A globalized America deserves a globalized cinema.
Expanding our cinematic horizons can expose us to different artistic norms that have the ability to reinvigorate the viewing experience.
Emphasis on re-.
2023 has already seen two continent-traversing blockbusters burst onto the domestic stage: China’s The Wandering Earth 2 and India’s Pathan. And they brought along with them a bygone theatrical form: an intermission! Even though their runtimes are no longer than what Hollywood trots out regularly!
Actually, let me rephrase that: the movies are supposed to have an intermission.
But my screenings skipped them entirely! Even though the word “intermission” flashed onto the screen at the appropriate juncture! But instead of granting us this scripted opportunity for contemplation, conversation, and concessions, the break lasted all of seconds before immediately cutting to the next scene.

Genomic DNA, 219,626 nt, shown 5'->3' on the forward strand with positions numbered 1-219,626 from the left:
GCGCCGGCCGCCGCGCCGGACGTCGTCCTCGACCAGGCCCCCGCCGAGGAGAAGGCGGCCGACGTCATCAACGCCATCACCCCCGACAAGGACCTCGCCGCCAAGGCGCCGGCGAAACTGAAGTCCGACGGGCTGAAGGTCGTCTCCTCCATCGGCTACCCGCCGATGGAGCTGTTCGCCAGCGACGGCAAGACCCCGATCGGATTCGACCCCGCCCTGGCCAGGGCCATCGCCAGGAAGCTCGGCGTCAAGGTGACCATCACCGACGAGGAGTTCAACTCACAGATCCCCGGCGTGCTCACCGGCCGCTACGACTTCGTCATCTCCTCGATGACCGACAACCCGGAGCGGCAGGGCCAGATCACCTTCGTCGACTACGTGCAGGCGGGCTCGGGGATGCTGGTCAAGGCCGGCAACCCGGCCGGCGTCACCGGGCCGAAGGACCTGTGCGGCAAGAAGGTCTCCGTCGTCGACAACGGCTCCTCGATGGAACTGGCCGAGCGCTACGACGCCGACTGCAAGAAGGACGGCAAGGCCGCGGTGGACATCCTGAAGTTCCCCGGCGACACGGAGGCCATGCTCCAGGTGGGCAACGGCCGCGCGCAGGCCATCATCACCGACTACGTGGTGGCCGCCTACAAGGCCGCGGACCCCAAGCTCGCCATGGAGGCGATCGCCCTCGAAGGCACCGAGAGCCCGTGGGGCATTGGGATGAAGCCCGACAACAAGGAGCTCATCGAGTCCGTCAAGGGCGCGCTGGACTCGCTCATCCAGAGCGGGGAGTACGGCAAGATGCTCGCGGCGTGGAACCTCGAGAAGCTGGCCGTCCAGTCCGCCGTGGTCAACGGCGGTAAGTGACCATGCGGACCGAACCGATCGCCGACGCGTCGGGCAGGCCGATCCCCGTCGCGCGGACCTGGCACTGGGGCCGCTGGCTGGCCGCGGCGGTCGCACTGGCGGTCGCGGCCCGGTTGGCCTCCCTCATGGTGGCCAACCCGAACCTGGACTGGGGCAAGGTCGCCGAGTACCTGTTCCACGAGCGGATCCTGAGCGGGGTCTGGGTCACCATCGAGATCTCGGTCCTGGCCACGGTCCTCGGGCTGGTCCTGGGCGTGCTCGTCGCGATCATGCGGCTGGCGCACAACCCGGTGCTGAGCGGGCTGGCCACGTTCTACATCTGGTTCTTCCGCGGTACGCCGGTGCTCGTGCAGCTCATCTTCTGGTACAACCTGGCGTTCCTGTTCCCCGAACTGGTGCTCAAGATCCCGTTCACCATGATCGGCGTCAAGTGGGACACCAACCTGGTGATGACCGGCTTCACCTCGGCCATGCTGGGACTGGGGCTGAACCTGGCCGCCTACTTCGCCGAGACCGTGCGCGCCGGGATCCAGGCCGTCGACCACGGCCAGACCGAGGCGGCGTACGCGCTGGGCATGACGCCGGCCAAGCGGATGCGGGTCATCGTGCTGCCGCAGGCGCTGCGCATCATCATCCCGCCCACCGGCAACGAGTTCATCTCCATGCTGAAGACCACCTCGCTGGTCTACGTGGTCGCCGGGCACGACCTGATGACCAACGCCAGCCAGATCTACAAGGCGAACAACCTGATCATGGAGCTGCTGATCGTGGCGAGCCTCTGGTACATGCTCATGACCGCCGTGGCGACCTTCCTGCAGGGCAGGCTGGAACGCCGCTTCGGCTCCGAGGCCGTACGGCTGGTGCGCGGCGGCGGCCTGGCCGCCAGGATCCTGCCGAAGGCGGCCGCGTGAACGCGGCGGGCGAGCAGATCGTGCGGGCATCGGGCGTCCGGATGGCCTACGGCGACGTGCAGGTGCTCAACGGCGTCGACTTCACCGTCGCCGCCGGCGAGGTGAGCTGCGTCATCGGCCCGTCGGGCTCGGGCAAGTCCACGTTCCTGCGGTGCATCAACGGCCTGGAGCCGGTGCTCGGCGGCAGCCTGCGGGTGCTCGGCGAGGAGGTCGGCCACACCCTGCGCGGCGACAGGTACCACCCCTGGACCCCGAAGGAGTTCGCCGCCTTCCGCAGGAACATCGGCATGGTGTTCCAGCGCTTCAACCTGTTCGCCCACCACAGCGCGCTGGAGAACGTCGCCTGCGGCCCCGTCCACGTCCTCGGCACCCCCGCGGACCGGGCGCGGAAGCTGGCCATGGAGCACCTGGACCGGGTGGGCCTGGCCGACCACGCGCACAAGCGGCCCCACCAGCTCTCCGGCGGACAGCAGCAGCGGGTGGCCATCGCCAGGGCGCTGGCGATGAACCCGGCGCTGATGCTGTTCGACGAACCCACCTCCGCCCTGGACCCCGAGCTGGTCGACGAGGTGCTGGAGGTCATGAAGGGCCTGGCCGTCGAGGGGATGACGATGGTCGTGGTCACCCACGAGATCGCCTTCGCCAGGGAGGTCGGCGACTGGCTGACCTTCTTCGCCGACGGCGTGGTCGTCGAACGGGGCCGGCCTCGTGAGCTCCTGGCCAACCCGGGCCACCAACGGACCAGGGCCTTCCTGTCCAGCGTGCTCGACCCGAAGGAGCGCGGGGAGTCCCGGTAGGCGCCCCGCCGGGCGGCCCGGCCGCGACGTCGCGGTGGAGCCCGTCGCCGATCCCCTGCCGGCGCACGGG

I understand theaters wanting to maximize their SPD — Showtimes Per Day, trickier with such durations — but would an extra 15 minutes really not come out in the wash of giving audiences another chance to double up on margin-friendly food-and-drink transactions?
And more importantly:
Eliding an intermission betrays the artist’s intent (example: this artificial jump upends the precise flow/pace/rhythm). Ideally, in addition to whatever other calculus goes into the decision, an intermission is there for artistic reasons.
So why are American theaters messing with art?